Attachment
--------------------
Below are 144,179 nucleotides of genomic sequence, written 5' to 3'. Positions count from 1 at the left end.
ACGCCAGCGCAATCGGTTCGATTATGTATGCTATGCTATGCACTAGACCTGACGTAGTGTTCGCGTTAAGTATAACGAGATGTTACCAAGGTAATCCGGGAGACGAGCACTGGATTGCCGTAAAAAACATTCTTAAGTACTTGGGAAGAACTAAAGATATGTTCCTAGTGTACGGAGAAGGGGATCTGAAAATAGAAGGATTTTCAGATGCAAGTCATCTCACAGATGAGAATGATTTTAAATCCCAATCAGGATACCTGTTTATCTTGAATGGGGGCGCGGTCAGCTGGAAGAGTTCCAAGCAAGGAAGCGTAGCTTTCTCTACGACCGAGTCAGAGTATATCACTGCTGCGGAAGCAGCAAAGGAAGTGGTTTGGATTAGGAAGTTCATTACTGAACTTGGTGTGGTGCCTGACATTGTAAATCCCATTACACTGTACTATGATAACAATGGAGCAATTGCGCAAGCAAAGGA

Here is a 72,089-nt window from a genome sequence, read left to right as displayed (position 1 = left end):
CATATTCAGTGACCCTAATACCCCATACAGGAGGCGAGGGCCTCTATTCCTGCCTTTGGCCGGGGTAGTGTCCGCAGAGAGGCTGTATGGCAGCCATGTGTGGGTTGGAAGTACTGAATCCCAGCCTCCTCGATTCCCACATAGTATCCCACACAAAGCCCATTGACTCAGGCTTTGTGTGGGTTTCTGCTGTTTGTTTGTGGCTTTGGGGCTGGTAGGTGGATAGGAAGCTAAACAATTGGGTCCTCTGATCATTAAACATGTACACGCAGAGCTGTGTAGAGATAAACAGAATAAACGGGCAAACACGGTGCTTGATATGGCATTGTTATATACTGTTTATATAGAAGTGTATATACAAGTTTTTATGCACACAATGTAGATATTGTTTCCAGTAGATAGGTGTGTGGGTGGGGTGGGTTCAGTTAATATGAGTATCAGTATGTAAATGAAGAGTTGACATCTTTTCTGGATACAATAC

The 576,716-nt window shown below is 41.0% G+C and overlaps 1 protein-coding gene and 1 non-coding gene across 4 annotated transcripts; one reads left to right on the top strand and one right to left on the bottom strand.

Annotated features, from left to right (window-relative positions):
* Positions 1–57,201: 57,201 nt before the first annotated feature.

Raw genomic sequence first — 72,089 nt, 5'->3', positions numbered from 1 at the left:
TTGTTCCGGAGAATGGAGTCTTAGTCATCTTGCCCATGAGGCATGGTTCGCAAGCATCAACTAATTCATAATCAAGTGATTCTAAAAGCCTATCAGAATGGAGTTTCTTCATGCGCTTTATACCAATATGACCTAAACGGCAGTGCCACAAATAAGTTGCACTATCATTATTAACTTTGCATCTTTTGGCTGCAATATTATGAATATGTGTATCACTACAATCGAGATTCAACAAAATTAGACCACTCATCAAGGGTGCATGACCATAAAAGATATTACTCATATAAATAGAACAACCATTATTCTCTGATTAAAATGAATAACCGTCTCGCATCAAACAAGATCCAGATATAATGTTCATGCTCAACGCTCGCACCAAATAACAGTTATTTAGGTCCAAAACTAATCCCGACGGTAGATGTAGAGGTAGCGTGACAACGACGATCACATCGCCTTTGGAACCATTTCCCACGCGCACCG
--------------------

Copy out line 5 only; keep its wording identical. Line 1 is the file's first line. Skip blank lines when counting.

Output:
The 576,716-nt window shown below is 41.0% G+C and overlaps 1 protein-coding gene and 1 non-coding gene across 4 annotated transcripts; one reads left to right on the top strand and one right to left on the bottom strand.